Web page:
Collecting experience points earns you Skill points, which you spend in a giant skill tree, on improvements to your base stats, as well as new skills which prove very handy. As you flesh out that skill tree, your overall power rating increases, giving you an idea of which missions you can successfully take on.
On top of that, you can earn Abilities – special melee and ranged attacks powered by adrenaline that can be triggered in combat – by finding Books of Knowledge, a process that generally involves a certain amount of puzzle-solving. Your strength in battle grows satisfyingly as the game progresses, and taking on enemies becomes ever more enjoyable.
Valhalla isn’t perfect, however. In some respects, it isn’t quite as polished as you might expect an Assassin’s Creed game to be, partly as a result of its lofty ambitions.
One noticeable problem is occasional dodgy path-finding for non-player characters, especially when you’re in a battle scenario. Enemies – and, more frustratingly, allies sometimes – will run into walls and get stuck.
On one monastery raid, our raiding party refused to offer the required assistance to open a heavy-lidded chest containing vital base-building resources. We were able to return later, and the problem will no doubt be patched, but it felt uncharacteristically sloppy for an Assassin’s Creed game.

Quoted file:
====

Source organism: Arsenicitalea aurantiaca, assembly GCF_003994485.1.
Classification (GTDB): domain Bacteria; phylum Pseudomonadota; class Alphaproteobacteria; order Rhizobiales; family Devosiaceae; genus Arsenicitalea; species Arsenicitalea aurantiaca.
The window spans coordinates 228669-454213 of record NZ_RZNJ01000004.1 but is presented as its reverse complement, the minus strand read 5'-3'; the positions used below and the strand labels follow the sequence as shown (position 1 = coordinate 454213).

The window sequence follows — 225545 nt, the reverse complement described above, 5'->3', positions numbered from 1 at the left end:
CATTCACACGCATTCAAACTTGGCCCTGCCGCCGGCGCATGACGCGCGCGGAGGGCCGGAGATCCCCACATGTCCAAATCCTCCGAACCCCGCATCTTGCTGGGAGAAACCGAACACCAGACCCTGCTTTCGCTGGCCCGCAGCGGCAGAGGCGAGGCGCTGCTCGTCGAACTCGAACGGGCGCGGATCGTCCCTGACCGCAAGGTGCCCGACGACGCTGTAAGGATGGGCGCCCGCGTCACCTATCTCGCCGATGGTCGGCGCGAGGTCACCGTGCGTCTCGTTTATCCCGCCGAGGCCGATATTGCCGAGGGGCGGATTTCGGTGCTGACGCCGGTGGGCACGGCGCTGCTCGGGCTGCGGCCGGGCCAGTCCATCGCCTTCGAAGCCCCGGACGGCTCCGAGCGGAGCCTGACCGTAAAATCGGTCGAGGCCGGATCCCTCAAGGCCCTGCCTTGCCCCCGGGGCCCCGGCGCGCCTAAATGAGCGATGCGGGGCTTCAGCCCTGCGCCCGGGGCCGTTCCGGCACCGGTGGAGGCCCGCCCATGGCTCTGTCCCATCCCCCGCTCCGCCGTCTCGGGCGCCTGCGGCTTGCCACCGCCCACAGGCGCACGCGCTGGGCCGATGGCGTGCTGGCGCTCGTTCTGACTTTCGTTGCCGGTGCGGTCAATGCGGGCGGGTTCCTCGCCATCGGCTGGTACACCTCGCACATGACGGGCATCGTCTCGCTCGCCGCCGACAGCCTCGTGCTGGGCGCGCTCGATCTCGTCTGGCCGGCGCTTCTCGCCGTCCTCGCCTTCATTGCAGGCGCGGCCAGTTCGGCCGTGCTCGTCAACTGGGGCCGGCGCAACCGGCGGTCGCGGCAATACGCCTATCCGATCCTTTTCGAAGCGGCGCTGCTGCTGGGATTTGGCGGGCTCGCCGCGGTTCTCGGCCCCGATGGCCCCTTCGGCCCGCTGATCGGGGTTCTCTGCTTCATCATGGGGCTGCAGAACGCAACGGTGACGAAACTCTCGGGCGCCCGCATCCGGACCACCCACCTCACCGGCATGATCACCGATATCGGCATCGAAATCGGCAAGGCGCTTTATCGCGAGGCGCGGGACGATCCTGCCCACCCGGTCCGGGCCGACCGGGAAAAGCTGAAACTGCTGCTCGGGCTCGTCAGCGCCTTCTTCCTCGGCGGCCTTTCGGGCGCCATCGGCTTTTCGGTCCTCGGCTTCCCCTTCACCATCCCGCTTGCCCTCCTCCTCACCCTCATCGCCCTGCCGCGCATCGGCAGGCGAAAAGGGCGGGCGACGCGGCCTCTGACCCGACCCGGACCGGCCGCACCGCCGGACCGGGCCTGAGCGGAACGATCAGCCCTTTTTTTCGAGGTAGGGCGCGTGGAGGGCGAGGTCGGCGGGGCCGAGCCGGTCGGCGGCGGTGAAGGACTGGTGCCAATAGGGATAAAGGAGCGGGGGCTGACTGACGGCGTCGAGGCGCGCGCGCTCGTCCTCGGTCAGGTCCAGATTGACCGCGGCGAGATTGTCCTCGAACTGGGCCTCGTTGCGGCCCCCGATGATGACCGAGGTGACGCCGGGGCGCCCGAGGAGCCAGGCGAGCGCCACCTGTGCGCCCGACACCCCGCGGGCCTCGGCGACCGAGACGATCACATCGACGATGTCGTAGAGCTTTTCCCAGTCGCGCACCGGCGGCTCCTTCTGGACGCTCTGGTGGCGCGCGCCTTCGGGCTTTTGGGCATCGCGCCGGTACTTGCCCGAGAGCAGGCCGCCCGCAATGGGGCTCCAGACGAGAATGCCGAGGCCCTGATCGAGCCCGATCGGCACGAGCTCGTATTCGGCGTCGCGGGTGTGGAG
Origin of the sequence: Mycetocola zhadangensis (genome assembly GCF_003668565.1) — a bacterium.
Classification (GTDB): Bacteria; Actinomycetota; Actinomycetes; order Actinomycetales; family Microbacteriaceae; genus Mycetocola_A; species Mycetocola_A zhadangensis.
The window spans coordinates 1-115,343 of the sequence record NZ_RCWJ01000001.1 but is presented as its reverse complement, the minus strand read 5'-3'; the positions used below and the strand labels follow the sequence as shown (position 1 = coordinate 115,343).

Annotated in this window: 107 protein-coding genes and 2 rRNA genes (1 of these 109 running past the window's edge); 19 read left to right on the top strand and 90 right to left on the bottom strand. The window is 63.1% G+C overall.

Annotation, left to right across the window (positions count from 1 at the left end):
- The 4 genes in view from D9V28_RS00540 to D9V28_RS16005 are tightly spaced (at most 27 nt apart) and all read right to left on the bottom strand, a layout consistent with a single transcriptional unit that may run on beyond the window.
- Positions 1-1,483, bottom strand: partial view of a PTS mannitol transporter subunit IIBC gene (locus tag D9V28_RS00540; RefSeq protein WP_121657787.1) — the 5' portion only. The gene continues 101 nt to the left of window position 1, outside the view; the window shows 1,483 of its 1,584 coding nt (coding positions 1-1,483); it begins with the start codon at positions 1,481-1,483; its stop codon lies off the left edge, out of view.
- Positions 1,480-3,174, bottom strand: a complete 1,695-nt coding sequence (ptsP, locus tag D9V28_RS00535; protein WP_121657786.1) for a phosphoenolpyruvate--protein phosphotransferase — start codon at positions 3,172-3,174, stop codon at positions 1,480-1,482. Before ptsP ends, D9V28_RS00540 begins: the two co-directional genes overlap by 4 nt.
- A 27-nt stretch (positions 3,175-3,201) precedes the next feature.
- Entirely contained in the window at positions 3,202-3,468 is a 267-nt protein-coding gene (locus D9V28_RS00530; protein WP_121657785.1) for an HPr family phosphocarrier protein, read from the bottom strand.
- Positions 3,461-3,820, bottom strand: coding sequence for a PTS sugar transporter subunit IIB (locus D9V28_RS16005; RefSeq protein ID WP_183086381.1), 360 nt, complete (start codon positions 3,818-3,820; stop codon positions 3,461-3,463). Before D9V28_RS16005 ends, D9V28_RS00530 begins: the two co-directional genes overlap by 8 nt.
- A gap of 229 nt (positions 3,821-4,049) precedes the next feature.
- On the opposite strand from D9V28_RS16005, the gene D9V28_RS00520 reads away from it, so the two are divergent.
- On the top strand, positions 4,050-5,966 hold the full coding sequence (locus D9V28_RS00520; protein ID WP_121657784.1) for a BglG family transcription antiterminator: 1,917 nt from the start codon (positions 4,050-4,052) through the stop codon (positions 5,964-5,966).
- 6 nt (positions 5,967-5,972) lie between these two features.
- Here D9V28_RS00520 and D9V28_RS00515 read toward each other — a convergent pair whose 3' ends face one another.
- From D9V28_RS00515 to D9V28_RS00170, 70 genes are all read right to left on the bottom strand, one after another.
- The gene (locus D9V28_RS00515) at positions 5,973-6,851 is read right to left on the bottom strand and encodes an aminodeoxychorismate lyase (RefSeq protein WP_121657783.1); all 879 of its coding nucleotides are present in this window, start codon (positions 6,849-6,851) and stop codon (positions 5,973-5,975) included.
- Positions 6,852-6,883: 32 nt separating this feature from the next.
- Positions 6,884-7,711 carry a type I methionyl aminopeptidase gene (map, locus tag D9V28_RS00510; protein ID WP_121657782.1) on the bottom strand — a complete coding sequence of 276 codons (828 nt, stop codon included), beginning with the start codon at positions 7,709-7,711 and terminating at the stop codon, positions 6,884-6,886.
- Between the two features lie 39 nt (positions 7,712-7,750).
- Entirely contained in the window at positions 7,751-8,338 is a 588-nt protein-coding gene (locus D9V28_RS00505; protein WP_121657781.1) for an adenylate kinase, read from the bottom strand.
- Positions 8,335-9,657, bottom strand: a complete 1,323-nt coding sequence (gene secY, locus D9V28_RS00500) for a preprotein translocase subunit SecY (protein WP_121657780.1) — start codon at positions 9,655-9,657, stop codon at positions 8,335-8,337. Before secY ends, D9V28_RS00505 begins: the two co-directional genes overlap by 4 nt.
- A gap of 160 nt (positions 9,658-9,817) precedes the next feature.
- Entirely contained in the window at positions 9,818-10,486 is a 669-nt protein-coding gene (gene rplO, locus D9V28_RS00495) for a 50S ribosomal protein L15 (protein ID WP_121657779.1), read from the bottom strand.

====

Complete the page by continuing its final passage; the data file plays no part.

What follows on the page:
Ultimately, though, such glitches can be forgiven due to the vast scope of the game. It’s simply huge, containing in the region of 80 hours’ gameplay, with loads of potential for post-launch expansion (into places like Scotland and France).
And pretty much all of that time spent is delightfully escapist and great fun – the writing sets a high standard, and you meet a welter of interesting characters throughout, as well as having plenty of Witcher 3-style opportunities for virtual love affairs.
Ubisoft may have sacrificed a modicum of Assassin’s Creed’s slickness in Valhalla, but it has compensated for that by endowing it with character.
Which might just render it the perfect lockdown game. Its vision of mediaeval England proves to be a fine place in which to escape from the realities of pandemic-blighted 21st-century England.
Writing by Steve Boxer.